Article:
NFL Draft 2020: Cornerback is an Overlooked Need for 49ers
As it stands, the 49ers have eight cornerbacks on the roster as they enter the 2020 NFL Draft: Richard Sherman, Emmanuel Mosley, K’Waun Williams, Ahkello Witherspoon, DJ Reed, Jalen “Teez” Tabor, Tim Harris, and Jermaine Kelly.
Sherman and Mosley are projected to start at outside corner, with Witherspoon being the immediate backup on the perimeter. Williams is projected to start in the slot, with Reed serving in the backup inside role.
Tabor spent the 2019 season on the practice squad, and both Harris and Kelly spent 2019 on IR. The 49ers invested a 2019 6th round pick in the 6’2” Harris. Of the three, Harris has the best chance to carve out a role in 2020.
Cornerback may not look like a glaring need now, but it is important to note that after the season the 49ers top 4 players at the position are set to hit free agency. Sherman, Mosley (ERFA), Williams, and Witherspoon are all set to hit the open market come the start of the 2021 league year.
While this may hint that cornerback is more of a need come 2021 opposed to the upcoming 2020 season, do not be deceived. The 49ers may consider drafting a corner early on in the 2020 draft for the following reasons:
The NFC West- mobile quarterbacks and receiving threats
Make no mistake, the NFC West is the best division in football. The 49ers and Seahawks both made the playoffs last season. The Rams would’ve made the playoffs last season with the NFL’s new playoff format. And let’s not forget about the Arizona Cardinals, who arguably had the best offseason of any team in the league.
Starting with the Cardinals, they made the biggest headline this offseason by acquiring All-Pro receiver De’Andre Hopkins. Hopkins will immediately become the top target for Kyler Murray, which will without a doubt create problems for the 49ers secondary. The Cardinals also have Chrstian Kirk, who has steadily improved in each of his two seasons.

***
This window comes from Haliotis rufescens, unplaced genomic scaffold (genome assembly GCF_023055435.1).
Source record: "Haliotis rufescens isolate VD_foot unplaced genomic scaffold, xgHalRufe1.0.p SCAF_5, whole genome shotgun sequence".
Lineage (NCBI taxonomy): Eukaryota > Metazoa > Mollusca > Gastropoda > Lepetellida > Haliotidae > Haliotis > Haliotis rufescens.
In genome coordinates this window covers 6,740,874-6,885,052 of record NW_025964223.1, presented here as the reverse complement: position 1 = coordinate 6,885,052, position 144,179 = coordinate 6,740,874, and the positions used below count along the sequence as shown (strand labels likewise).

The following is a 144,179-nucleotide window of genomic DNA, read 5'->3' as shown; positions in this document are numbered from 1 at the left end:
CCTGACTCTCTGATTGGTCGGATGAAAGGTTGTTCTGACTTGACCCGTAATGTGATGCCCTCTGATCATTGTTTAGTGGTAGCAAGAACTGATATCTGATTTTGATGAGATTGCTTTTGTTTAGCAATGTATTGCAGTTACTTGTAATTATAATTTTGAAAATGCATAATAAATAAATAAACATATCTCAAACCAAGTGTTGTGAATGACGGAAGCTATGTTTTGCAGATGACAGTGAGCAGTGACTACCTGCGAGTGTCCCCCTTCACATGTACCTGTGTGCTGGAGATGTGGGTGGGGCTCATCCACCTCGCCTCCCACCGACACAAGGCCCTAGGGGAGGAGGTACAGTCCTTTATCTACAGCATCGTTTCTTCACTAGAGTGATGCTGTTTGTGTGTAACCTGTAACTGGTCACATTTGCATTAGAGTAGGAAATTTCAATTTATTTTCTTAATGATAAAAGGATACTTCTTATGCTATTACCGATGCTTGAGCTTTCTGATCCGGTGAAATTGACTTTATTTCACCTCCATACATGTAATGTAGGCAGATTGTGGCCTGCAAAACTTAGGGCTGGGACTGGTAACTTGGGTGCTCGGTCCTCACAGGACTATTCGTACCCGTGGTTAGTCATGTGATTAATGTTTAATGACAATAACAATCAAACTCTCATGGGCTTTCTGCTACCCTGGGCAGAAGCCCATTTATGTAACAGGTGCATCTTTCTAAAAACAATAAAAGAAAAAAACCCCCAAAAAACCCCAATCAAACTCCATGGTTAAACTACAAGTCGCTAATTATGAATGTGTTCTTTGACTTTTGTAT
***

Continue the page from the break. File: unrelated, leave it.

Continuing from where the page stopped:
The Cardinals played the 49ers extremely tough both meetings last year. As did the Seahawks, Ravens, and Chiefs. What do these teams have in common? A mobile quarterback. Last season, the 49ers defense was one of the best the game has ever seen. However, there is no disputing the 49ers struggled against mobile quarterbacks.
Looking at the Seahawks offense, Russell Wilson is one of the best mobile quarterbacks the NFL has ever seen. His ability to extend plays and make throws on the run is up there with the best in NFL history. Wilson has a 1,000 yard receiver in Tyler Lockett and a rising star in D.K. Metcalf.
With these mobile quarterbacks, you need cornerbacks who can keep up with receivers for extended amounts of time.
The Rams offense features three different receivers who have each recorded a 1,000 yard season within the last two years: Cooper Kupp (27), Robert Woods (28), and Brandin Cooks (26). The three of them are big time receivers who compliment each other wonderfully. While Goff is not mobile like Wilson and Murray, he has the most receiving threats.